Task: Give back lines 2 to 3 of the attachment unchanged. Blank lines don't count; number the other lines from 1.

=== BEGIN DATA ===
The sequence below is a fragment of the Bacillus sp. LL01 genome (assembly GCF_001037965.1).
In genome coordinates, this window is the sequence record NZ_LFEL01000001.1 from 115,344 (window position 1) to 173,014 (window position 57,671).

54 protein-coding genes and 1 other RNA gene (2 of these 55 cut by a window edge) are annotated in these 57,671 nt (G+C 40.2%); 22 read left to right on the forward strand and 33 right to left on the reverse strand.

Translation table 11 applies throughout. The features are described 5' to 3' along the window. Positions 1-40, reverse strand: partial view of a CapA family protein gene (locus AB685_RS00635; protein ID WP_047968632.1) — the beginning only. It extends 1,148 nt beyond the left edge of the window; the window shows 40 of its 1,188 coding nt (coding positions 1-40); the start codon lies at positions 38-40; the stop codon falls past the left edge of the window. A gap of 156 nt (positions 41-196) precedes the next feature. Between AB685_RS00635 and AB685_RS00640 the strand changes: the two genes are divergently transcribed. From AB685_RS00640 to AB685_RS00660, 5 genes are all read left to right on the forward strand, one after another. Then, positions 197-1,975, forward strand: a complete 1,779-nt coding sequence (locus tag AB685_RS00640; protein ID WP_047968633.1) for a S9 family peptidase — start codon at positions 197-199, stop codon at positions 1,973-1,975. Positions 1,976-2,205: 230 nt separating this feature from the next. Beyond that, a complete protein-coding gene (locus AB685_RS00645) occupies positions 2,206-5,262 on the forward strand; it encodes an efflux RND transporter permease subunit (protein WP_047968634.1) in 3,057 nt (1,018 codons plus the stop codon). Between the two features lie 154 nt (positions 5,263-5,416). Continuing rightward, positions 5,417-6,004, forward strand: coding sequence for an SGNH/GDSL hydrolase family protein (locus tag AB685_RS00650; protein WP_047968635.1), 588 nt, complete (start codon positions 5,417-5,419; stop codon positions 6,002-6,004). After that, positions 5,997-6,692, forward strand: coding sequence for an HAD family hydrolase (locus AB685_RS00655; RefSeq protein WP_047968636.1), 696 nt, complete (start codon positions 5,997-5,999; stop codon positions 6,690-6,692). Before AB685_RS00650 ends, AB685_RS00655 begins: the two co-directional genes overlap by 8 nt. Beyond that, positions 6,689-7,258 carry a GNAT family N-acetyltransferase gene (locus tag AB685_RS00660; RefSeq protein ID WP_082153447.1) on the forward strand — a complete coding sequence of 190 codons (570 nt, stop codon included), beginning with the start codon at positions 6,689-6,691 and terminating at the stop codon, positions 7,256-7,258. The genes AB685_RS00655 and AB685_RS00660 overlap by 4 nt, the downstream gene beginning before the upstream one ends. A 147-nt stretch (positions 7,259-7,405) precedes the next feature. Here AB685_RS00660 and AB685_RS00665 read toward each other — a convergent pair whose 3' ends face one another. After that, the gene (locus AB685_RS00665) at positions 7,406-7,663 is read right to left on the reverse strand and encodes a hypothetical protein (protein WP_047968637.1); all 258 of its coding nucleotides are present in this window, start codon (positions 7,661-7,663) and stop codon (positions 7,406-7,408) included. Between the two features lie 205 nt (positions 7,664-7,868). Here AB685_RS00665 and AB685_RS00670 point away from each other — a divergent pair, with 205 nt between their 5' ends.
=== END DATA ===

In genome coordinates, this window is the sequence record NZ_LFEL01000001.1 from 115,344 (window position 1) to 173,014 (window position 57,671).

54 protein-coding genes and 1 other RNA gene (2 of these 55 cut by a window edge) are annotated in these 57,671 nt (G+C 40.2%); 22 read left to right on the forward strand and 33 right to left on the reverse strand.